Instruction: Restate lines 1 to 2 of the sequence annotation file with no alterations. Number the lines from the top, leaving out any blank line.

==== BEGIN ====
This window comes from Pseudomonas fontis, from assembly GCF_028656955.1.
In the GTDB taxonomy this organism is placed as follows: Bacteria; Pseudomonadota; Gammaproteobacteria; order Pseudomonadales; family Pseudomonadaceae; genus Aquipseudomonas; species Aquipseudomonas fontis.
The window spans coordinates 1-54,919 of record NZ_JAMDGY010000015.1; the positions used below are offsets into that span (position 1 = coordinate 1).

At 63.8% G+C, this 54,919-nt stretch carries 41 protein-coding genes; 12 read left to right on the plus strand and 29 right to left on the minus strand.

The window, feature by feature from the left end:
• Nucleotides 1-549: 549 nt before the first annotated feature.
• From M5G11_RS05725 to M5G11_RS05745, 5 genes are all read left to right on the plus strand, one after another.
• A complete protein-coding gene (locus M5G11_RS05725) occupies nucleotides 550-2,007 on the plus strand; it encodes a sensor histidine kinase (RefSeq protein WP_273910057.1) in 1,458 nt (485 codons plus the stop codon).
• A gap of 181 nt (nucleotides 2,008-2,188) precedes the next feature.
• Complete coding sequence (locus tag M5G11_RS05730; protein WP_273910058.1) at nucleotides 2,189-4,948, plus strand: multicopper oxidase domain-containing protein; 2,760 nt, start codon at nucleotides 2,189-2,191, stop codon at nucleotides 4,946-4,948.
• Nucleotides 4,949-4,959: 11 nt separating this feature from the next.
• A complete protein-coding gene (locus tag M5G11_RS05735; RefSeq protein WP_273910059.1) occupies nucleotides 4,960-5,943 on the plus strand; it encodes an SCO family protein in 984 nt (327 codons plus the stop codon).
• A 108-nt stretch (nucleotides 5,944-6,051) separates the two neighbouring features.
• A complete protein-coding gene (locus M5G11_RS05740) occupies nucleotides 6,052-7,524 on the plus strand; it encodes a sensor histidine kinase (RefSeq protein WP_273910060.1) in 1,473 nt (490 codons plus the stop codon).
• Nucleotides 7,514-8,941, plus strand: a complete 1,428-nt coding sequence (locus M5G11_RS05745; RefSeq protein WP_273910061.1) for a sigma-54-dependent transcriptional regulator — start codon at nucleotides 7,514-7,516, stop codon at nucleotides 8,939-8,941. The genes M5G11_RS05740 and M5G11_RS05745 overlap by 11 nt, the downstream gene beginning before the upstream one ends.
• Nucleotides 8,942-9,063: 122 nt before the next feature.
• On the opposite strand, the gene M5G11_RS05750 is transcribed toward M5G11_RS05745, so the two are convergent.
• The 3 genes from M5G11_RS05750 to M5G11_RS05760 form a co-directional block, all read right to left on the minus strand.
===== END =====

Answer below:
This window comes from Pseudomonas fontis, from assembly GCF_028656955.1.
In the GTDB taxonomy this organism is placed as follows: Bacteria; Pseudomonadota; Gammaproteobacteria; order Pseudomonadales; family Pseudomonadaceae; genus Aquipseudomonas; species Aquipseudomonas fontis.